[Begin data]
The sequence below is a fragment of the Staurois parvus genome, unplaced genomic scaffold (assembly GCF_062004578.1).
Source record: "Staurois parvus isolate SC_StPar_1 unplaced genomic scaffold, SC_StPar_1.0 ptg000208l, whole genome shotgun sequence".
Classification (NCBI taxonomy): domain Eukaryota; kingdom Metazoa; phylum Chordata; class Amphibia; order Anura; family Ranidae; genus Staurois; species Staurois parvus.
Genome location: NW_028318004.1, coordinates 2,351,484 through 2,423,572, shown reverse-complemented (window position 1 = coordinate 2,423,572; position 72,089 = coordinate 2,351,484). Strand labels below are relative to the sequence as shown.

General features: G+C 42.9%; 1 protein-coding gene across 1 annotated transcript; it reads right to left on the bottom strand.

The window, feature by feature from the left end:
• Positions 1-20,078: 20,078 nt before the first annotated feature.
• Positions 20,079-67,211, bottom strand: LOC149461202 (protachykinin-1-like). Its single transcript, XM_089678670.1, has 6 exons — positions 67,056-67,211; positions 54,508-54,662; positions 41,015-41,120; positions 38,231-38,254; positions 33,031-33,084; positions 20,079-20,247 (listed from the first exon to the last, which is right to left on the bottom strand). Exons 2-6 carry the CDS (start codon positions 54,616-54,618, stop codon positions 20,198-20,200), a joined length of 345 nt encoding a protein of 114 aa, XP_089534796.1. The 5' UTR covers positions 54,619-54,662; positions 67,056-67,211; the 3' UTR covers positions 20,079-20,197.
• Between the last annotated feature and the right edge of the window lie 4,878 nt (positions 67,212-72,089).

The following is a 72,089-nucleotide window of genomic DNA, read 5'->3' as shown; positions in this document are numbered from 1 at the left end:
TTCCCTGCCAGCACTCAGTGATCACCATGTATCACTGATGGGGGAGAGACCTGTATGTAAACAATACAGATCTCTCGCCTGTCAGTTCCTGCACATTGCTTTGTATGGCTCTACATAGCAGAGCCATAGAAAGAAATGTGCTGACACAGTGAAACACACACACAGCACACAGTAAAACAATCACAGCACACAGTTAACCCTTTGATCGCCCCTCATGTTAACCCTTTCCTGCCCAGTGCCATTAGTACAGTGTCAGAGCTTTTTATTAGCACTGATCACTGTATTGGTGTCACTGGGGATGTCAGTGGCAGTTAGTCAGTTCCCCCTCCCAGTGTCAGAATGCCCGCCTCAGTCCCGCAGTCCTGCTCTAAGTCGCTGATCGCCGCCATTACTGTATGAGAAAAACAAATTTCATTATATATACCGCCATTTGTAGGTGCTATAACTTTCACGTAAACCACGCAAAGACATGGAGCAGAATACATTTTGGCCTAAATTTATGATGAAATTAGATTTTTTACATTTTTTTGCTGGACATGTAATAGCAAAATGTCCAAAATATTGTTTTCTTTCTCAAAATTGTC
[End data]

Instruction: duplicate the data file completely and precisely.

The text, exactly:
The sequence below is a fragment of the Staurois parvus genome, unplaced genomic scaffold (assembly GCF_062004578.1).
Source record: "Staurois parvus isolate SC_StPar_1 unplaced genomic scaffold, SC_StPar_1.0 ptg000208l, whole genome shotgun sequence".
Classification (NCBI taxonomy): domain Eukaryota; kingdom Metazoa; phylum Chordata; class Amphibia; order Anura; family Ranidae; genus Staurois; species Staurois parvus.
Genome location: NW_028318004.1, coordinates 2,351,484 through 2,423,572, shown reverse-complemented (window position 1 = coordinate 2,423,572; position 72,089 = coordinate 2,351,484). Strand labels below are relative to the sequence as shown.

General features: G+C 42.9%; 1 protein-coding gene across 1 annotated transcript; it reads right to left on the bottom strand.

The window, feature by feature from the left end:
• Positions 1-20,078: 20,078 nt before the first annotated feature.
• Positions 20,079-67,211, bottom strand: LOC149461202 (protachykinin-1-like). Its single transcript, XM_089678670.1, has 6 exons — positions 67,056-67,211; positions 54,508-54,662; positions 41,015-41,120; positions 38,231-38,254; positions 33,031-33,084; positions 20,079-20,247 (listed from the first exon to the last, which is right to left on the bottom strand). Exons 2-6 carry the CDS (start codon positions 54,616-54,618, stop codon positions 20,198-20,200), a joined length of 345 nt encoding a protein of 114 aa, XP_089534796.1. The 5' UTR covers positions 54,619-54,662; positions 67,056-67,211; the 3' UTR covers positions 20,079-20,197.
• Between the last annotated feature and the right edge of the window lie 4,878 nt (positions 67,212-72,089).

The following is a 72,089-nucleotide window of genomic DNA, read 5'->3' as shown; positions in this document are numbered from 1 at the left end:
TTCCCTGCCAGCACTCAGTGATCACCATGTATCACTGATGGGGGAGAGACCTGTATGTAAACAATACAGATCTCTCGCCTGTCAGTTCCTGCACATTGCTTTGTATGGCTCTACATAGCAGAGCCATAGAAAGAAATGTGCTGACACAGTGAAACACACACACAGCACACAGTAAAACAATCACAGCACACAGTTAACCCTTTGATCGCCCCTCATGTTAACCCTTTCCTGCCCAGTGCCATTAGTACAGTGTCAGAGCTTTTTATTAGCACTGATCACTGTATTGGTGTCACTGGGGATGTCAGTGGCAGTTAGTCAGTTCCCCCTCCCAGTGTCAGAATGCCCGCCTCAGTCCCGCAGTCCTGCTCTAAGTCGCTGATCGCCGCCATTACTGTATGAGAAAAACAAATTTCATTATATATACCGCCATTTGTAGGTGCTATAACTTTCACGTAAACCACGCAAAGACATGGAGCAGAATACATTTTGGCCTAAATTTATGATGAAATTAGATTTTTTACATTTTTTTGCTGGACATGTAATAGCAAAATGTCCAAAATATTGTTTTCTTTCTCAAAATTGTC